Just how wrong is one of the many surprising and disturbing revelations that emerge from Globalization and Its Discontents. Part memoir, part primer, part polemic, Joseph Stiglitz’s book recounts the crises that devastated the world economy in the past decade. A former chairman of Bill Clinton’s Council of Economic Advisers and chief economist of the World Bank, he draws on his experience to attack the IMF for first contributing to the economic problems of the 1990s and then making them worse. What is striking about this critique is seeing a venerated insider argue so forcefully that globalization has been mismanaged. This is no longer merely a matter of protesters in the street.

Stiglitz’s bete noire is the economic approach taken since the 1980s by the World Bank and the IMF, which he terms “market fundamentalism.” Most basically this is the belief, prominent during the conservative ascendancy of the Reagan and Thatcher years, that free markets are always the best way to resolve economic problems. Stiglitz argues that such an approach neglects the fact that markets work poorly when institutions are weak and economic information is not widely available–conditions which prevail in most of the developing world. Stiglitz’s theorizing about these issues earned him the Nobel Prize in 2001 but was ignored by IMF ideologues.

The IMF’s free-market religion is revealed most clearly by its unshakable commitment to something called “capital-account liberalization”–the removal of barriers that prohibit the flow of capital into and out of countries. Although open capital markets bring some benefits, such as foreign direct investment, they also create a substantial risk of instability. Despite this, the IMF, believing that free capital markets make economies more efficient, pushed liberalization onto developing countries. In Stiglitz’s view, this push was the single greatest contributing factor to the economic turmoil of the 1990s, and he illustrates this through detailed studies of the Asian financial crisis and Russia’s botched transition to capitalism.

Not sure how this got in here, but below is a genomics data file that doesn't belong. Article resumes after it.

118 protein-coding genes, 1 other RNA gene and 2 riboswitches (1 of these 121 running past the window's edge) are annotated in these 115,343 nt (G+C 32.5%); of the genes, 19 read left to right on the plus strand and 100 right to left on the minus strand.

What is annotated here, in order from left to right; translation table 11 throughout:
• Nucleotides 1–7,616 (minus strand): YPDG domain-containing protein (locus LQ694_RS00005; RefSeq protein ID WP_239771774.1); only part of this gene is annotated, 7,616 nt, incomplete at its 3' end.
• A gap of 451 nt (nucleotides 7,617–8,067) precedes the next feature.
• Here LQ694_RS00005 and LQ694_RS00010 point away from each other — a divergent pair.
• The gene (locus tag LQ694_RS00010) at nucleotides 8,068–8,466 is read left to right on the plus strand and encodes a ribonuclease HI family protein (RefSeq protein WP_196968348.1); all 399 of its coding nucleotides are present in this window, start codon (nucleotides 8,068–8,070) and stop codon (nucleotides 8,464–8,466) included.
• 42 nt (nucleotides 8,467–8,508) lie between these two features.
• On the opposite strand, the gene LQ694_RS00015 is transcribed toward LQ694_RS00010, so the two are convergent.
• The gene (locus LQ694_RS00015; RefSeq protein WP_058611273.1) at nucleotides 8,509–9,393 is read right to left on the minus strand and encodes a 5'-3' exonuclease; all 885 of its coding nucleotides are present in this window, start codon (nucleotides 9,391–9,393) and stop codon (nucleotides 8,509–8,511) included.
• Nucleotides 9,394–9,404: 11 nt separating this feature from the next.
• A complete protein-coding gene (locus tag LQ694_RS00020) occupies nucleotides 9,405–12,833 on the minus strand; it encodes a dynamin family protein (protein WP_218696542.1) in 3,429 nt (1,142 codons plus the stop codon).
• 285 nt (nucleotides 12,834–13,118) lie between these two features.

The problem with full capital-account liberalization is that it allows speculative “hot money” to flow into a developing economy–funds that can be pulled out overnight at the slightest shift in investor confidence. For instance, the devaluation of the Thai baht in 1997 prompted just such a reversal. As bankruptcies spread among firms that had borrowed abroad, the IMF made emergency loans to crisis-afflicted countries seeking to shore up their currencies. But they were conditional on rigid reforms: higher interest rates, fiscal austerity, and a reduction in imports.

Stiglitz compares these moves to Herbert Hoover’s insistence on a balanced budget during the Great Depression. Higher interest rates prompted more bankruptcies, lower government spending spurred greater unemployment, and reduced imports spread the crisis to other countries by lowering regional income. Policies intended to bolster investor confidence thus had the opposite effect. In Indonesia, for example, the IMF demanded a cut in food subsidies that led to widespread rioting and precipitated that nation’s violent political revolution. Asia paid a steep price for these errors: Unemployment shot up threefold in Thailand, fourfold in Korea, and a staggering tenfold in Indonesia.